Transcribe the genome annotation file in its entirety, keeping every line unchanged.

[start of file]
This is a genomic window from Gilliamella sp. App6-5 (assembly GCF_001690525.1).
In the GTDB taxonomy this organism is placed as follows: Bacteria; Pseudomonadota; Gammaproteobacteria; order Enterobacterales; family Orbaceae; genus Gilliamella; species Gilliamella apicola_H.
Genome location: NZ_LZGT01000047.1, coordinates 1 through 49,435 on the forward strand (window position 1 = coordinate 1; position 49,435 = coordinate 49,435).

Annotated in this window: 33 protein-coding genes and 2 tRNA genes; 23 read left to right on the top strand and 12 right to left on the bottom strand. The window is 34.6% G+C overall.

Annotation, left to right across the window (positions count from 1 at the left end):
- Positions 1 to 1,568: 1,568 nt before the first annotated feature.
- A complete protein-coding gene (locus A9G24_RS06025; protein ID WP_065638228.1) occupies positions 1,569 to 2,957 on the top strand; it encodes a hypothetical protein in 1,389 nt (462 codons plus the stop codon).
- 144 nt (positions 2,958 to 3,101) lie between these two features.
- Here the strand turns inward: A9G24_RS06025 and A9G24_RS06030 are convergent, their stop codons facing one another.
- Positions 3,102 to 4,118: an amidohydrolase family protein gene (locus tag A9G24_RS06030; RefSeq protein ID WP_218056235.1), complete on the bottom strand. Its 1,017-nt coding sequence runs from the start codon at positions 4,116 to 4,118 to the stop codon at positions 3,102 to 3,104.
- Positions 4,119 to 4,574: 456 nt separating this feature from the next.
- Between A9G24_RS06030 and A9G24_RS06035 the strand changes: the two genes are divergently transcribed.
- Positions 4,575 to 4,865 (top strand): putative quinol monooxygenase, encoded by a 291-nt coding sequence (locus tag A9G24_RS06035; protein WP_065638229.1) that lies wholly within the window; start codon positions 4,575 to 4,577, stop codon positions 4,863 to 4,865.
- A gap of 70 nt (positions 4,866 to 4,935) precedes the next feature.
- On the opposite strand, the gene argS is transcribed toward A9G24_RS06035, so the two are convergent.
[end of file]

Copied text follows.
This is a genomic window from Gilliamella sp. App6-5 (assembly GCF_001690525.1).
In the GTDB taxonomy this organism is placed as follows: Bacteria; Pseudomonadota; Gammaproteobacteria; order Enterobacterales; family Orbaceae; genus Gilliamella; species Gilliamella apicola_H.
Genome location: NZ_LZGT01000047.1, coordinates 1 through 49,435 on the forward strand (window position 1 = coordinate 1; position 49,435 = coordinate 49,435).

Annotated in this window: 33 protein-coding genes and 2 tRNA genes; 23 read left to right on the top strand and 12 right to left on the bottom strand. The window is 34.6% G+C overall.

Annotation, left to right across the window (positions count from 1 at the left end):
- Positions 1 to 1,568: 1,568 nt before the first annotated feature.
- A complete protein-coding gene (locus A9G24_RS06025; protein ID WP_065638228.1) occupies positions 1,569 to 2,957 on the top strand; it encodes a hypothetical protein in 1,389 nt (462 codons plus the stop codon).
- 144 nt (positions 2,958 to 3,101) lie between these two features.
- Here the strand turns inward: A9G24_RS06025 and A9G24_RS06030 are convergent, their stop codons facing one another.
- Positions 3,102 to 4,118: an amidohydrolase family protein gene (locus tag A9G24_RS06030; RefSeq protein ID WP_218056235.1), complete on the bottom strand. Its 1,017-nt coding sequence runs from the start codon at positions 4,116 to 4,118 to the stop codon at positions 3,102 to 3,104.
- Positions 4,119 to 4,574: 456 nt separating this feature from the next.
- Between A9G24_RS06030 and A9G24_RS06035 the strand changes: the two genes are divergently transcribed.
- Positions 4,575 to 4,865 (top strand): putative quinol monooxygenase, encoded by a 291-nt coding sequence (locus tag A9G24_RS06035; protein WP_065638229.1) that lies wholly within the window; start codon positions 4,575 to 4,577, stop codon positions 4,863 to 4,865.
- A gap of 70 nt (positions 4,866 to 4,935) precedes the next feature.
- On the opposite strand, the gene argS is transcribed toward A9G24_RS06035, so the two are convergent.